In Tudor England, the theater was a popular form of entertainment, and black people were involved in that, too, as in so much else. Records indicate that the majority of blacks were engaged in construction and music. We don't have records of black actors. What we do see is that, almost without exception, blacks and Asians are usually depicted in a negative light. Shakespeare's Othello is a standout exception, but there's a big difference between Othello and other black characters - he's a Christian. Without that, he's not considered the equal of the other people in the play. This early drama about love and race is only possible because, as a Christian, Othello is elevated to the level that the love between he and a white lady is at all believable to the audience (not that this would have been widely accepted, but as we've seen, James IV of Scotland most likely had a black mistress).

In fact, being converted to Christianity was a sign that the black person in question was of especial value to his or her employer - a cut above the pagan Africans, a sign that he or she had special favor. Sir Walter Ralleigh baptized his black cabin boy. This was also, probably, an attempt to sort of "outflank" Islam, which had cut off trade routes to the Orient and unwittingly sparked the age of European exploration and colonialism.

Converting blacks and Asians to Christianity gave Europeans a sense that their exploitation of military weaker, technologically inferior people was a good thing. That's a cynical view, but history bears it out. Like so much, though, it's not black-or-white. A good many Christians felt that by converting blacks and Asians they were lifting them up and saving their souls. You can say that's condescending or wrong-headed but I don't know if you can say it's evil.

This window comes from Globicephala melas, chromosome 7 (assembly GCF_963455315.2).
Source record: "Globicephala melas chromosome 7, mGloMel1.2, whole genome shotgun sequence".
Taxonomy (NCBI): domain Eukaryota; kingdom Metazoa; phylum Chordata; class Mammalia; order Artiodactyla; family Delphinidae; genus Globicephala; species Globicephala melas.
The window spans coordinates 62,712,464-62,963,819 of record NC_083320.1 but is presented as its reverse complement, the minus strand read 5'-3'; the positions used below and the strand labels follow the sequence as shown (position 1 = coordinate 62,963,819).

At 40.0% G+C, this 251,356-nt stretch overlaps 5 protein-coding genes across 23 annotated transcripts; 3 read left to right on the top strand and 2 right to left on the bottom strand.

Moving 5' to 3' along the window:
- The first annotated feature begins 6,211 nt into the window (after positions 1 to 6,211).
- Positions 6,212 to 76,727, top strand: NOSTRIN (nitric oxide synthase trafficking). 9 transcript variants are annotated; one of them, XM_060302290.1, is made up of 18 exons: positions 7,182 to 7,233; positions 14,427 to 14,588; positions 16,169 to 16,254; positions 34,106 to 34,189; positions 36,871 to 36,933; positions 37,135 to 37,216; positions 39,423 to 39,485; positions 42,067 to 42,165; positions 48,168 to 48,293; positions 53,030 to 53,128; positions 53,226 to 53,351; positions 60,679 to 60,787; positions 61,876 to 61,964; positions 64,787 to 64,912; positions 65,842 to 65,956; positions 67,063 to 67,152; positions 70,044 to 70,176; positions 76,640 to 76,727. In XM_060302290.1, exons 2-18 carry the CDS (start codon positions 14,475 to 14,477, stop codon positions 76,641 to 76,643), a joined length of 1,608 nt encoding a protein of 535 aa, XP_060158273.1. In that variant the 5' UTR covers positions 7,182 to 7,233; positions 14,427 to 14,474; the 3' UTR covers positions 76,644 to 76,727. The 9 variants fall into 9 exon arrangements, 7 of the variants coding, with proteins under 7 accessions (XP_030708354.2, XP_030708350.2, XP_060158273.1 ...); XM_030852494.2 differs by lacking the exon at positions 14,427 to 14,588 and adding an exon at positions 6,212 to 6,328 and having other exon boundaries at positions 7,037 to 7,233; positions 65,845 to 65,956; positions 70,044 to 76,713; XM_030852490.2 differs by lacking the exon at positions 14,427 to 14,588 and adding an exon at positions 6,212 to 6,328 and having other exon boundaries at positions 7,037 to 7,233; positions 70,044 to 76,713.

Most of the evidence we have of blacks in Tudor England comes from church records - and these deal only with Christians. These show that there were thousands of Christian blacks living in England under the Tudors, more so in Elizabeth's reign - so much so that she saw the need for the racist proclamation and policy of forced expulsion that started off this series of blog posts.

In a cemetery in London, there is a grave for "Antony, a Poor Old Negro." He died at age 105 and was laid to rest as a Christian. Who was Antony? What did he do for a living? How did he live to be 105 in an age when most poor people were lucky to make it past 50? We'll never know.

And after five consecutive posts about it, I think that's about all I have to say about black people in Tudor England.

Wednesday, May 6, 2015

"John Blanke, the Blacke Trumpeter"

More about black folks in Tudor England...

One of the best types of evidence we have for black people at court is visual. Financial records are at least a little ambiguous - after all, "Peter Negro" doesn't have to be a black man based on the name alone, and if someone was born in New Guinea that's just evidence they're black, not proof.

But check out this fine fellow:


That's a picture from the Westminster Tournament in England, 1511, celebrating that a boy was born to Catherine of Aragon, Henry VIII's first wife (the poor baby didn't make it). There's no ambiguity about this guy, who is clearly black. He's even wearing a turban. Records show this is "John Blanke, the Blacke Trumpeter" (his last name is probably either a mis-rendering of the word "black" or an ironic name based on the French blanc, or white). He earned eight pence a day for his efforts.

Most black people at court were, in fact, musicians. They had an important role as trumpeters and drummers in the military from Henry VIII all the way up through Waterloo, where there were some 400 black soldiers present among the English forces.

Some might opine that even today, it's something of a stereotype that black folks are naturally good at music or dancing. This relatively inoffensive cultural prejudice was probably shared by the Tudor English, and it clearly had an effect on the kinds of jobs black people did.